3. We also explored whether there were delayed effects of the pricing changes on the health outcomes. We found an immediate effect for acute hospitalizations, for example, which decreased 9% in relation to a 10% increase in the value of the minimum prices. There was no significant immediate association, however, with chronic alcohol-related hospitalizations. Instead, we hypothesized that delayed effects might be found for these chronic cases, which we did, in fact, observe two years after the price increases. MacGuill, however, takes us to task for the fact that only 9 of the 64 exploratory tests of these possible delayed effects were significant for hospitalizations - and only 14 of the 64 tests done for deaths were significant. But we did not predict they would all be significant - we certainly did not expect any significant delayed changes for acute outcomes and very few were found. We did not know if or when we would find delayed effects for chronic outcomes. That not all the relationships were significant in no way counts against our main hypotheses, so I consider this to be another unfair criticism of our study.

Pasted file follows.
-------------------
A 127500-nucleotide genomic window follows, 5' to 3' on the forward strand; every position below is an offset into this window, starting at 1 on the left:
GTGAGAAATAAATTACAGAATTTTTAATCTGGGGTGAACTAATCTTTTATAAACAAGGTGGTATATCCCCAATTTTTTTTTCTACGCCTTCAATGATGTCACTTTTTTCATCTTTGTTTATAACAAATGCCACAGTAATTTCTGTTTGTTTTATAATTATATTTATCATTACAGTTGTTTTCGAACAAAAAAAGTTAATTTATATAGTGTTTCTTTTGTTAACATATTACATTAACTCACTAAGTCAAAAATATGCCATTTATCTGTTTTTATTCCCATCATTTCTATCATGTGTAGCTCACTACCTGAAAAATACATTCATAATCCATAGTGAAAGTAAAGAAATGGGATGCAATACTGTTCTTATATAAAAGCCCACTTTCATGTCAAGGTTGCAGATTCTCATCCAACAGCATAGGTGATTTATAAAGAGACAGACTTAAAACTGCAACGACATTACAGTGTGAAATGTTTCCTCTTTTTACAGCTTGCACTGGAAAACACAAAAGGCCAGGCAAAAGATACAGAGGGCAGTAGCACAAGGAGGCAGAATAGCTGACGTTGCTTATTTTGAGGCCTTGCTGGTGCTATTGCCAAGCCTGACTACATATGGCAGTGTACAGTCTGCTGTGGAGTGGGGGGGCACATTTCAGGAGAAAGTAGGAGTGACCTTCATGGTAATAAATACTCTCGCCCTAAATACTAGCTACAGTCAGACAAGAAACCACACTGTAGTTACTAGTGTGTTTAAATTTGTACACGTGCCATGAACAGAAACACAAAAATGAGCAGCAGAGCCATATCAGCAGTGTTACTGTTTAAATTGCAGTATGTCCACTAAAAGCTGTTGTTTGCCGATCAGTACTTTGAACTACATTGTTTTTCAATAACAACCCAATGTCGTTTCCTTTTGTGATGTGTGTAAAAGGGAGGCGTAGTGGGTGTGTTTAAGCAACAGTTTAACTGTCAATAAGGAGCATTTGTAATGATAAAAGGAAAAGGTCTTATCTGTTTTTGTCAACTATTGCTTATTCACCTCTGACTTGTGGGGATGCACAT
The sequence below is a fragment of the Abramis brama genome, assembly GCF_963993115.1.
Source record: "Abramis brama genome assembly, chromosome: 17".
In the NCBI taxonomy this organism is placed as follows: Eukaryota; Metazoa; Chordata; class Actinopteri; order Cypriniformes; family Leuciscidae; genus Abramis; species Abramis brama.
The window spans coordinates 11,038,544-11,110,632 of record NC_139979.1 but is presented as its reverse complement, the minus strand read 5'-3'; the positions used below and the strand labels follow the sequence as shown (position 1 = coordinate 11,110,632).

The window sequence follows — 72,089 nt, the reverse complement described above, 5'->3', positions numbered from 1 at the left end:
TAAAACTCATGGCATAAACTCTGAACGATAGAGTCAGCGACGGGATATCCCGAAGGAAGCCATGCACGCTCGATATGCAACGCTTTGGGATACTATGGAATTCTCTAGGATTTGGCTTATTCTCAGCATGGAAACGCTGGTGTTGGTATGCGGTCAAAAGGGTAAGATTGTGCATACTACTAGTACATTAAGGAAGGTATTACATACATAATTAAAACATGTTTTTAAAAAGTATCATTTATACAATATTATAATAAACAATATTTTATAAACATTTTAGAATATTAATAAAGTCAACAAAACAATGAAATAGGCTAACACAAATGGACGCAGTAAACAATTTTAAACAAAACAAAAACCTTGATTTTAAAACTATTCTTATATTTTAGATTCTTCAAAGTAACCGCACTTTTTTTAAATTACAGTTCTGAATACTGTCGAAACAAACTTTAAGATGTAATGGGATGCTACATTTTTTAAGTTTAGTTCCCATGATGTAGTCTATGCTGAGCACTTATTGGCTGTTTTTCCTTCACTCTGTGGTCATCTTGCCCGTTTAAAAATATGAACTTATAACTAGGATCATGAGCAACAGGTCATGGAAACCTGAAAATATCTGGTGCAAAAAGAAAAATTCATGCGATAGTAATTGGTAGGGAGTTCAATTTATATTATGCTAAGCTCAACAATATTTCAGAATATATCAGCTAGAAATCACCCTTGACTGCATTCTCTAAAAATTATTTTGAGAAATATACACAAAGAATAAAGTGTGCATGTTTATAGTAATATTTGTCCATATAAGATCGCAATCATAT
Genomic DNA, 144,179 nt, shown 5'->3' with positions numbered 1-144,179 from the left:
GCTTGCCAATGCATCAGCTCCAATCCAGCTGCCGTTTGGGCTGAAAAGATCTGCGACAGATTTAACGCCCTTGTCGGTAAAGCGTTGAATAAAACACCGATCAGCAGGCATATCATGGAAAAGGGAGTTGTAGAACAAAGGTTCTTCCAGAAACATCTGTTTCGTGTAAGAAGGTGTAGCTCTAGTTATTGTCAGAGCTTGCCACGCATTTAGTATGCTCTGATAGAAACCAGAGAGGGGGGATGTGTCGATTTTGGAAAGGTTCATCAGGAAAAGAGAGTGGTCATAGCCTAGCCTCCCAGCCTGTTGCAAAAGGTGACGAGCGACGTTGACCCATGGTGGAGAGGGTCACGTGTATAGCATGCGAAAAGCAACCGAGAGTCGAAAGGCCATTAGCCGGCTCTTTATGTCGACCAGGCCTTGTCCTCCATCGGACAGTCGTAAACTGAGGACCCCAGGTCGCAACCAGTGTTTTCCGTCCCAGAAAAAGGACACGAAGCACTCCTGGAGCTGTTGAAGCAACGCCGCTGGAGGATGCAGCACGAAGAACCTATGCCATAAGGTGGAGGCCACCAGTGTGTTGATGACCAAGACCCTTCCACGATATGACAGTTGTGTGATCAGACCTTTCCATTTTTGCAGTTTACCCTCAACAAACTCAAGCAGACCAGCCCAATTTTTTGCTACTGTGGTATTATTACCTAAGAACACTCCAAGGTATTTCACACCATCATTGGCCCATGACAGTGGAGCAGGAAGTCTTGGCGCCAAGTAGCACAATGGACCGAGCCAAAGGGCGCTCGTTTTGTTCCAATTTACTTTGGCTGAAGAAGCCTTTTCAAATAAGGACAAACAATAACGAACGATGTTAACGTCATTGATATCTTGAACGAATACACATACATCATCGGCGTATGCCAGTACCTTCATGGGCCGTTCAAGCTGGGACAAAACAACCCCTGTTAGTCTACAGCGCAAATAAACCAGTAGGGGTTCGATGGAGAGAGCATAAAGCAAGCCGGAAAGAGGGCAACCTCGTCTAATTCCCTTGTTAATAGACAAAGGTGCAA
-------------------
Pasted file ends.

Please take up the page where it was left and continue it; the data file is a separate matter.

4. MacGuill correctly points out that BC does not in fact have a policy precisely analogous to minimum unit pricing, i.e. one that sets a fixed floor price for a particular quantity of pure alcohol. However, we found much stronger impacts on alcohol consumption in Saskatchewan, which introduced overnight in April 2010 a new comprehensive range of minimum prices adjusted for alcoholic strength - a policy closely analogous to MUP. The BC minimum prices are quite imperfect as MacGuill correctly describes - they are applied per litre of beverage regardless of its alcohol content. Nonetheless, as minimum prices per litre of beverage increase so too will the minimum price per unit of all beverages – just not to exactly the same degree as would occur with MUP.